King's College London

Research portal

Improvement of Right Ventricular Hemodynamics with Left Ventricular Endocardial Pacing during Cardiac Resynchronization Therapy

Research output: Contribution to journalArticle

Original languageEnglish
JournalPacing and clinical electrophysiology : PACE
Early online date9 May 2016
Publication statusE-pub ahead of print - 9 May 2016


King's Authors


Background: Cardiac resynchronization therapy (CRT) with biventricular epicardial (BV-CS) or endocardial left ventricular (LV) stimulation (BV-EN) improves LV hemodynamics. The effect of CRT on right ventricular function is less clear, particularly for BV-EN. Our objective was to compare the simultaneous acute hemodynamic response (AHR) of the right and left ventricles (RV and LV) with BV-CS and BV-EN in order to determine the optimal mode of CRT delivery. Methods: Nine patients with previously implanted CRT devices successfully underwent a temporary pacing study. Pressure wires measured the simultaneous AHR in both ventricles during different pacing protocols. Conventional epicardial CRT was delivered in LV-only (LV-CS) and BV-CS configurations and compared with BV-EN pacing in multiple locations using a roving decapolar catheter. Results: Best BV-EN (optimal AHR of all LV endocardial pacing sites) produced a significantly greater RV AHR compared with LV-CS and BV-CS pacing (P <0.05). RV AHR had a significantly increased standard deviation compared to LV AHR (P <0.05) with a weak correlation between RV and LV AHR (Spearman rs = -0.06). Compromised biventricular optimization, whereby RV AHR was increased at the expense of a smaller decrease in LV AHR, was achieved in 56% of cases, all with BV-EN pacing. Conclusions: BV-EN pacing produces significant increases in both LV and RV AHR, above that achievable with conventional epicardial pacing. RV AHR cannot be used as a surrogate for optimizing LV AHR; however, compromised biventricular optimization is possible. The beneficial effect of endocardial LV pacing on RV function may have important clinical benefits beyond conventional CRT.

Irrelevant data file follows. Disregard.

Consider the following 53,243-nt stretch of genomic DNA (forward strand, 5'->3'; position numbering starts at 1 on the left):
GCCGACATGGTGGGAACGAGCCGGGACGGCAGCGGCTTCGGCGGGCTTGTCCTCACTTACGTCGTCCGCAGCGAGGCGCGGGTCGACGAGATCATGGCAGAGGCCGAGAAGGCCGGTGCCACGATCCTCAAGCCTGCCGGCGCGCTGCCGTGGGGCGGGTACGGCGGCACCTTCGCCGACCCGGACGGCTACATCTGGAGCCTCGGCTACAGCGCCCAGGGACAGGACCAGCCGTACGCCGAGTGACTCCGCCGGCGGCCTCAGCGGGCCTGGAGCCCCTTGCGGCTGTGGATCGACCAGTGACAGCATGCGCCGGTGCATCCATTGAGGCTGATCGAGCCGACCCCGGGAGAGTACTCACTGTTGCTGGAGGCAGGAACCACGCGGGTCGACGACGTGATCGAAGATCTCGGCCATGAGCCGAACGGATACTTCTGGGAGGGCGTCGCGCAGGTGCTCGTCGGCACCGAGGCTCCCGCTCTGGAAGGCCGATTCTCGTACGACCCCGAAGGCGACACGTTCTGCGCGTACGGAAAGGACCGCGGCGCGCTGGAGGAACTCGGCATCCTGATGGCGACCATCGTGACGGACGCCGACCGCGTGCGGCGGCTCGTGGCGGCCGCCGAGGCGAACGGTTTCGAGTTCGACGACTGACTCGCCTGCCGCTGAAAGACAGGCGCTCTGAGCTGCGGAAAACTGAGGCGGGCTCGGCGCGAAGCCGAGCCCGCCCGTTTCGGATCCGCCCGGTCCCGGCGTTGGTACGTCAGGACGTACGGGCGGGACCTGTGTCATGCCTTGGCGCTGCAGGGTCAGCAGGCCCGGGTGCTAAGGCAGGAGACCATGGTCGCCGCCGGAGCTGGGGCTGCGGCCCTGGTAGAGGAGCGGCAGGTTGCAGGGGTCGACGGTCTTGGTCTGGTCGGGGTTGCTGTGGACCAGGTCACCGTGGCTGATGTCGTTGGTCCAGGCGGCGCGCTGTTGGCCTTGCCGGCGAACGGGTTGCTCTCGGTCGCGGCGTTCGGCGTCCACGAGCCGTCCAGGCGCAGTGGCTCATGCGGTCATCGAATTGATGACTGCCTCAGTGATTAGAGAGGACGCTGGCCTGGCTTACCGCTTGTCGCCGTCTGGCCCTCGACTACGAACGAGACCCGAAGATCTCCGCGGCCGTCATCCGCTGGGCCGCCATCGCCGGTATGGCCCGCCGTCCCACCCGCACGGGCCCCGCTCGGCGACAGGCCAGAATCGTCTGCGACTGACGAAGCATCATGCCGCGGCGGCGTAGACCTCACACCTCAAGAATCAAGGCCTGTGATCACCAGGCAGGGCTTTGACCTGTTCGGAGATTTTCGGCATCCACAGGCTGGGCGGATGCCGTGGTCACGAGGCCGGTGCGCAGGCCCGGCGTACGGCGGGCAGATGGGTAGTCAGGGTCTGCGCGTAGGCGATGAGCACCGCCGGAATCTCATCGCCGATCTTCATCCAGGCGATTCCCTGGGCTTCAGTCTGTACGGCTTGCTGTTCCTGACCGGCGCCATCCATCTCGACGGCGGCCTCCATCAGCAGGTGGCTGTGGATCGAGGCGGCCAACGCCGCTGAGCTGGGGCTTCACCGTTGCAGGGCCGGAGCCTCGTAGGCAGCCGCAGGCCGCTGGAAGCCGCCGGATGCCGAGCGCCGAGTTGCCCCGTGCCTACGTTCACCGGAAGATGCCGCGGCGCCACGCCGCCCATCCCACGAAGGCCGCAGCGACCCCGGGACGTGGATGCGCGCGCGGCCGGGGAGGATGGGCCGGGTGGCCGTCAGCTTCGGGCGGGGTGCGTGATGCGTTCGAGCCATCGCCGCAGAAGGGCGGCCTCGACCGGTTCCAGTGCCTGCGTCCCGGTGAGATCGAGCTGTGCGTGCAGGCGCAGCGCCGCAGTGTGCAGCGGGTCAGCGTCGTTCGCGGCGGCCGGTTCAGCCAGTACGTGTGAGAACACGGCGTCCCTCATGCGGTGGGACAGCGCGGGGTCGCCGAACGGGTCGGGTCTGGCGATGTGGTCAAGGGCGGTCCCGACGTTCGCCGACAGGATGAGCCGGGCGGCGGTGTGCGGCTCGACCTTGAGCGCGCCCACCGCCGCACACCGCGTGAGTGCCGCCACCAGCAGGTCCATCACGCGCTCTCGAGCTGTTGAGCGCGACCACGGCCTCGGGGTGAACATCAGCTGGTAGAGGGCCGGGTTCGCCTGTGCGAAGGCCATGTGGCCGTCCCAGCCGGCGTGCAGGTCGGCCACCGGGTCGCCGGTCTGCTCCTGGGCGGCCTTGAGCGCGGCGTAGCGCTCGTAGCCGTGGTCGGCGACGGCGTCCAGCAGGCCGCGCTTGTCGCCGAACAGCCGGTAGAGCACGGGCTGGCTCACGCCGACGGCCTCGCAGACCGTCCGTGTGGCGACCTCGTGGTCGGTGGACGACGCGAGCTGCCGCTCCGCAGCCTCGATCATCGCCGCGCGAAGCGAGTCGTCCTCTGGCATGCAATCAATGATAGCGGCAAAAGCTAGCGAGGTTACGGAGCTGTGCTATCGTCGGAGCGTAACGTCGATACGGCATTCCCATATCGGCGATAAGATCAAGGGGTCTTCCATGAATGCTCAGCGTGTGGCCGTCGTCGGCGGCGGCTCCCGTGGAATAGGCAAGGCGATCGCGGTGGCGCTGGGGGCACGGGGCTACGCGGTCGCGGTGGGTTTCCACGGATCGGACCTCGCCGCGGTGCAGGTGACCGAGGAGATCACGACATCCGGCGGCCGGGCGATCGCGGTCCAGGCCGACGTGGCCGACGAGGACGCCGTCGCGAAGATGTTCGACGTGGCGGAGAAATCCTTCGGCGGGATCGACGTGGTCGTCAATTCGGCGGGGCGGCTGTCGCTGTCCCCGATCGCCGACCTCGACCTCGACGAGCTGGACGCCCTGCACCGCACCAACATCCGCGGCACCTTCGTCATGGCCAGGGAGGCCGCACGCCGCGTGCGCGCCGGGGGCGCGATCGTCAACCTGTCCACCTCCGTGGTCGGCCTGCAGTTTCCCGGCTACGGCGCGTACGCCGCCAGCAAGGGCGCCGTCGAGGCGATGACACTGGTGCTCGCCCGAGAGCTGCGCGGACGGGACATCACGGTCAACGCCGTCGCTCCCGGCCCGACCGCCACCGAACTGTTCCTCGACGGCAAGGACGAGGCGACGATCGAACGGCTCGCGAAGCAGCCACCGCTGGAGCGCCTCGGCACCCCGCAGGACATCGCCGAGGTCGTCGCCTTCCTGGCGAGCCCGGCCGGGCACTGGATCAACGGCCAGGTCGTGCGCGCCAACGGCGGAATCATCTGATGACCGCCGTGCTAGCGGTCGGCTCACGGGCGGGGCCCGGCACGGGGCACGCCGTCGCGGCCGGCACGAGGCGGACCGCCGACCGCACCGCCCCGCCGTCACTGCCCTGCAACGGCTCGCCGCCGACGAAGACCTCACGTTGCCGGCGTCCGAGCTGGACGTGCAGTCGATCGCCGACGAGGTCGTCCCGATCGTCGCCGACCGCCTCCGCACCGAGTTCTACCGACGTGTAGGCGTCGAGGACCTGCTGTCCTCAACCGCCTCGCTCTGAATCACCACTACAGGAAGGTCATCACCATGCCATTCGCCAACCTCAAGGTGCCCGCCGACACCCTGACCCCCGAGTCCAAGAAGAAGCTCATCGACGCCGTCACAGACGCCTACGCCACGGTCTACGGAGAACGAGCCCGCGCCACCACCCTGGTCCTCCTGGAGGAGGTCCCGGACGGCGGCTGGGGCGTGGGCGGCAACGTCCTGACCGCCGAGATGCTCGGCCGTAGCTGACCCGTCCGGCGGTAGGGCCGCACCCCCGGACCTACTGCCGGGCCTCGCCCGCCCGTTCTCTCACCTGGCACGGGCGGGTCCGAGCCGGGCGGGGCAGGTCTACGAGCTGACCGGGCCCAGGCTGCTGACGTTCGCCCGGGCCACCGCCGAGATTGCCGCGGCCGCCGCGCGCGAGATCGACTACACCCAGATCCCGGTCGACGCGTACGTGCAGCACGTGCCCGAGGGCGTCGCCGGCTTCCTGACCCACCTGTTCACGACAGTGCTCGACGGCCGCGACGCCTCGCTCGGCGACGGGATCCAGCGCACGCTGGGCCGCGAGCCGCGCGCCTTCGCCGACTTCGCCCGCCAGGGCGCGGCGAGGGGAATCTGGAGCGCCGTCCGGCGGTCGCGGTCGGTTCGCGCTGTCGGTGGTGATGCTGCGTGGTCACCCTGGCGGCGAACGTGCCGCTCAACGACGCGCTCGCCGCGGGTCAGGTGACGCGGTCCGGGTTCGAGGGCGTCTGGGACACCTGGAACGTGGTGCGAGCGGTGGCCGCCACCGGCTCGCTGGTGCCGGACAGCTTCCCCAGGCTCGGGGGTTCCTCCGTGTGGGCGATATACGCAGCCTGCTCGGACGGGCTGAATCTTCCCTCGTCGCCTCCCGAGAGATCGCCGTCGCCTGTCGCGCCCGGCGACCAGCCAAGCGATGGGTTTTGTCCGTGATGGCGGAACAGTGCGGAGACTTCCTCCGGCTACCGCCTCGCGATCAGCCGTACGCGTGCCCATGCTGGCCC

Download statistics

No data available

View graph of relations

© 2018 King's College London | Strand | London WC2R 2LS | England | United Kingdom | Tel +44 (0)20 7836 5454